function (eventName) {
                self.socket.on(eventName, needsProbingFn);
            }
        );

        $(window).bind("online", function () {
            self.handle("window.online");
        });

        $(window).bind("offline", function () {
            self.handle("window.offline");
        });

        $(document).on("resume", function () {
            self.handle("device.resume");
        });
    },

    states: {
        probing: {

            // the "_onEnter" handler is a special machina
            // feature that gets executed as soon as you
            // enter the state. This is our "entry action".
            _onEnter: function () {
                this.stethoscope.checkHeartbeat();
            },

            // We're using a shortcut feature of machina here.
            // If the only action of an input handler is to
            // transition to a new state, then the value of the
            // handler can be the string name of the state to
            // which we should transition, instead of a function.
            heartbeat: "online",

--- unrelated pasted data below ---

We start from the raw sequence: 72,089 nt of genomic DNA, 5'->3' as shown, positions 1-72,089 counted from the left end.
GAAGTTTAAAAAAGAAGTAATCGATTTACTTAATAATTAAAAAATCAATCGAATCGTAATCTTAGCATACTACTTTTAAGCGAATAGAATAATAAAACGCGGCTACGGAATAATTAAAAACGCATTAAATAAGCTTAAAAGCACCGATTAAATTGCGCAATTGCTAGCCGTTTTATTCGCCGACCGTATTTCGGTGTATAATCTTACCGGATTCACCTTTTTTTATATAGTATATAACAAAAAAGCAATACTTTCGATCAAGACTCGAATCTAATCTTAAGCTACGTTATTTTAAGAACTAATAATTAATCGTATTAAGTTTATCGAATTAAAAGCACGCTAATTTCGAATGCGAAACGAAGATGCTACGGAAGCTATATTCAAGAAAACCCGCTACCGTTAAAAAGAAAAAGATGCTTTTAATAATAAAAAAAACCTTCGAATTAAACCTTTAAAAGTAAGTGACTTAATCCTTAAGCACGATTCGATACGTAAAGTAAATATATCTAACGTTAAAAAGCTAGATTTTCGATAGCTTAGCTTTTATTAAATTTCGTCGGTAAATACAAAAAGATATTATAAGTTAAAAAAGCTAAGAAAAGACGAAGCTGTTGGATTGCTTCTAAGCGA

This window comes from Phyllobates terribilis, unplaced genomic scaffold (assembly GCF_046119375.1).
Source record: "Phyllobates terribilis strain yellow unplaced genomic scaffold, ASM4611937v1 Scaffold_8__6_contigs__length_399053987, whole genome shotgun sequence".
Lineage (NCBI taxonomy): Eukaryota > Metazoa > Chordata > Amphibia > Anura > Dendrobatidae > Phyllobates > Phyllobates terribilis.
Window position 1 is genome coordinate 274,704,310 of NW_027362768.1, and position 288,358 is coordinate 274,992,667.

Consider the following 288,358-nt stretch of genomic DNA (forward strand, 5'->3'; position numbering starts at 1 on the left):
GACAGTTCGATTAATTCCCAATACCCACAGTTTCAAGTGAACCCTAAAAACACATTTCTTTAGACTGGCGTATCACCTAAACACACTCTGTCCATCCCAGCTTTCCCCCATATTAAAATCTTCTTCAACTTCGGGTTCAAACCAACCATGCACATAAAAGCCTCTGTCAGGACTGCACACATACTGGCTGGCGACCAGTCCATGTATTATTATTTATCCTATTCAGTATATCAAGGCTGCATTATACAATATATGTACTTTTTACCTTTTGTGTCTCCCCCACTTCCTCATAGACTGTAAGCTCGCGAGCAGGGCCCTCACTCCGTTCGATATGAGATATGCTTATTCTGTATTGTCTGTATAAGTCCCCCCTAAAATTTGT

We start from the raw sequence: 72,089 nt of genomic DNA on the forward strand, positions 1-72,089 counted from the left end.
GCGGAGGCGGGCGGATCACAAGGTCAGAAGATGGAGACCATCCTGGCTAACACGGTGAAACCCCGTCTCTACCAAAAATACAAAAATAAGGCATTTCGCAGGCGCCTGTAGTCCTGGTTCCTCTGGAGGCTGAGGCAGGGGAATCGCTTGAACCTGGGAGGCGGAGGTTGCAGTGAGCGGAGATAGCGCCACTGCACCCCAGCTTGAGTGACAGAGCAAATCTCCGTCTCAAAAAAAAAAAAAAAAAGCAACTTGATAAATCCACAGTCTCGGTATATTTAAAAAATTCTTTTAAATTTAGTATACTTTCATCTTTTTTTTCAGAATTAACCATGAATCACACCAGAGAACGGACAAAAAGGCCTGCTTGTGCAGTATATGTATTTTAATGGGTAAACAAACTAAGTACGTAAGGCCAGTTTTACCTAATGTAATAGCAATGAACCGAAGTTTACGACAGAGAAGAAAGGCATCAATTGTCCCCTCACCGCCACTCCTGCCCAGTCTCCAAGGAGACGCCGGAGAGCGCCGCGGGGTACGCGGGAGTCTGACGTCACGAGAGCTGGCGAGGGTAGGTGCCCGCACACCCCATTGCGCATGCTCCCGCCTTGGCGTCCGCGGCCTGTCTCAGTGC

"no-heartbeat": "disconnected",
                "go.offline": "offline",

            // the "*" is a special handler in machina that will
            // be invoked for any input that's not explicitly
            // handled by another handler in the same state.
            "*": function () {
                this.deferUntilTransition();
            }
        },

        online: {
            "window.offline" : "probing",
            "device.resume"  : "probing",
            "needs-probing"  : "probing",
            "go.offline"     : "offline"
        },

        disconnected: {
            "window.online" : "probing",
            "go.online"     : "probing",
            "device.resume" : "probing",
            "needs-probing" : "probing",
            "go.offline"    : "offline"
        },

        offline: {
            "go.online" : "probing"
        }
    }
});

// somewhere later, when you need it (assuming you already 
// have a socketConnection & socketStethoscope instance):
var socketConnectivity = new SocketConnectivityFsm({
    socket: socketConnection,
    stethoscope: socketStethoscope
});

Let's Break That Down:

  • Much like our HTTP Connectivity FSM, we have a "stethoscope", whose job is to reach out to the other end of the socket and ask for a reply to verify that the connection is truly active. If we get one within the specified time limit (presumably set when the stethoscope instance is created), a heartbeat event is emitted. Otherwise, a no-heartbeat event is emitted.
  • In our FSM's initialize method, we subscribe to listen for a list of connection-related events that the socket can emit – and if any of those are emitted, we have the FSM handle a needs-probing input (which results in transitioning to probing state).
  • Otherwise - it's very much like the HTTP Connectivity FSM when it comes to the kinds of input each state handles, and how it responds.

Putting it All Together